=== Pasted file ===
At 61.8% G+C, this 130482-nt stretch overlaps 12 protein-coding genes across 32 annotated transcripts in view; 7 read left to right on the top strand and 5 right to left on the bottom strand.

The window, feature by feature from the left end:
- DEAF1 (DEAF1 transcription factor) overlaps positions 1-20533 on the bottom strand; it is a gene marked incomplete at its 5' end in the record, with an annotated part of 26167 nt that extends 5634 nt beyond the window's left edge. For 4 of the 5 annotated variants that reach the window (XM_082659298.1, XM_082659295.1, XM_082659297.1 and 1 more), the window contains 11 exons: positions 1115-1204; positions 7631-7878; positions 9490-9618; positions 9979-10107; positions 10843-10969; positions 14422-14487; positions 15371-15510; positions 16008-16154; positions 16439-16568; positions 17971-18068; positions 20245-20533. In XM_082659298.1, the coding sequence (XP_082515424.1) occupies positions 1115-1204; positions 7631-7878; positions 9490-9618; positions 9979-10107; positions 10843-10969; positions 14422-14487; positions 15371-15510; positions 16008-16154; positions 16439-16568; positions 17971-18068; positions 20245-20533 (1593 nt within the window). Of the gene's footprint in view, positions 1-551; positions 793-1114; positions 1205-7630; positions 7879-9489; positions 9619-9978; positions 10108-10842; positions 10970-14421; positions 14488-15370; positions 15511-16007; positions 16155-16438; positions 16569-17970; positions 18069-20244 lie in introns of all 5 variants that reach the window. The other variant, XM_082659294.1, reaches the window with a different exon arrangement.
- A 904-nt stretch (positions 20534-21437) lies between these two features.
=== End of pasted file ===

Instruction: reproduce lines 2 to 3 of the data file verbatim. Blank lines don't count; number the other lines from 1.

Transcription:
The window, feature by feature from the left end:
- DEAF1 (DEAF1 transcription factor) overlaps positions 1-20533 on the bottom strand; it is a gene marked incomplete at its 5' end in the record, with an annotated part of 26167 nt that extends 5634 nt beyond the window's left edge. For 4 of the 5 annotated variants that reach the window (XM_082659298.1, XM_082659295.1, XM_082659297.1 and 1 more), the window contains 11 exons: positions 1115-1204; positions 7631-7878; positions 9490-9618; positions 9979-10107; positions 10843-10969; positions 14422-14487; positions 15371-15510; positions 16008-16154; positions 16439-16568; positions 17971-18068; positions 20245-20533. In XM_082659298.1, the coding sequence (XP_082515424.1) occupies positions 1115-1204; positions 7631-7878; positions 9490-9618; positions 9979-10107; positions 10843-10969; positions 14422-14487; positions 15371-15510; positions 16008-16154; positions 16439-16568; positions 17971-18068; positions 20245-20533 (1593 nt within the window). Of the gene's footprint in view, positions 1-551; positions 793-1114; positions 1205-7630; positions 7879-9489; positions 9619-9978; positions 10108-10842; positions 10970-14421; positions 14488-15370; positions 15511-16007; positions 16155-16438; positions 16569-17970; positions 18069-20244 lie in introns of all 5 variants that reach the window. The other variant, XM_082659294.1, reaches the window with a different exon arrangement.